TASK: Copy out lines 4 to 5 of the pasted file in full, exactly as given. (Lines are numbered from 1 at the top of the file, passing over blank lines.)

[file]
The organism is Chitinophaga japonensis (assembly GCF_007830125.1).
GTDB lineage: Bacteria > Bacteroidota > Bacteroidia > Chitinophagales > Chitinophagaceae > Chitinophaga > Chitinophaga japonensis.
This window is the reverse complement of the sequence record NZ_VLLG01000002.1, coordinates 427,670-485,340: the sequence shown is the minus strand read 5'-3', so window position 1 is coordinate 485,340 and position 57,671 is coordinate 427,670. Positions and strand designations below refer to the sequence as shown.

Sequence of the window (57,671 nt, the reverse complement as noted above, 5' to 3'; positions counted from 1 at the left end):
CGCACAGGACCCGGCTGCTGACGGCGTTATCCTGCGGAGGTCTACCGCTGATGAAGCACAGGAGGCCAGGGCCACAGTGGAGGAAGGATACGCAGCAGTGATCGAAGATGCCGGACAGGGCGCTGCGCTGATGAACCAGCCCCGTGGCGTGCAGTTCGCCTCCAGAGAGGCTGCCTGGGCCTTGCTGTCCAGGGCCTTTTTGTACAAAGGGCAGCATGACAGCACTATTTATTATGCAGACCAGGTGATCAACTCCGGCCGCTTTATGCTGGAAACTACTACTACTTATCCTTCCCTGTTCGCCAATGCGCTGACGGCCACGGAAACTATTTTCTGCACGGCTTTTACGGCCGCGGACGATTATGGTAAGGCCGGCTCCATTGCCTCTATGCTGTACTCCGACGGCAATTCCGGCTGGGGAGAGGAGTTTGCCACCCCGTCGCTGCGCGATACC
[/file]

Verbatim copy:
Sequence of the window (57,671 nt, the reverse complement as noted above, 5' to 3'; positions counted from 1 at the left end):
CGCACAGGACCCGGCTGCTGACGGCGTTATCCTGCGGAGGTCTACCGCTGATGAAGCACAGGAGGCCAGGGCCACAGTGGAGGAAGGATACGCAGCAGTGATCGAAGATGCCGGACAGGGCGCTGCGCTGATGAACCAGCCCCGTGGCGTGCAGTTCGCCTCCAGAGAGGCTGCCTGGGCCTTGCTGTCCAGGGCCTTTTTGTACAAAGGGCAGCATGACAGCACTATTTATTATGCAGACCAGGTGATCAACTCCGGCCGCTTTATGCTGGAAACTACTACTACTTATCCTTCCCTGTTCGCCAATGCGCTGACGGCCACGGAAACTATTTTCTGCACGGCTTTTACGGCCGCGGACGATTATGGTAAGGCCGGCTCCATTGCCTCTATGCTGTACTCCGACGGCAATTCCGGCTGGGGAGAGGAGTTTGCCACCCCGTCGCTGCGCGATACC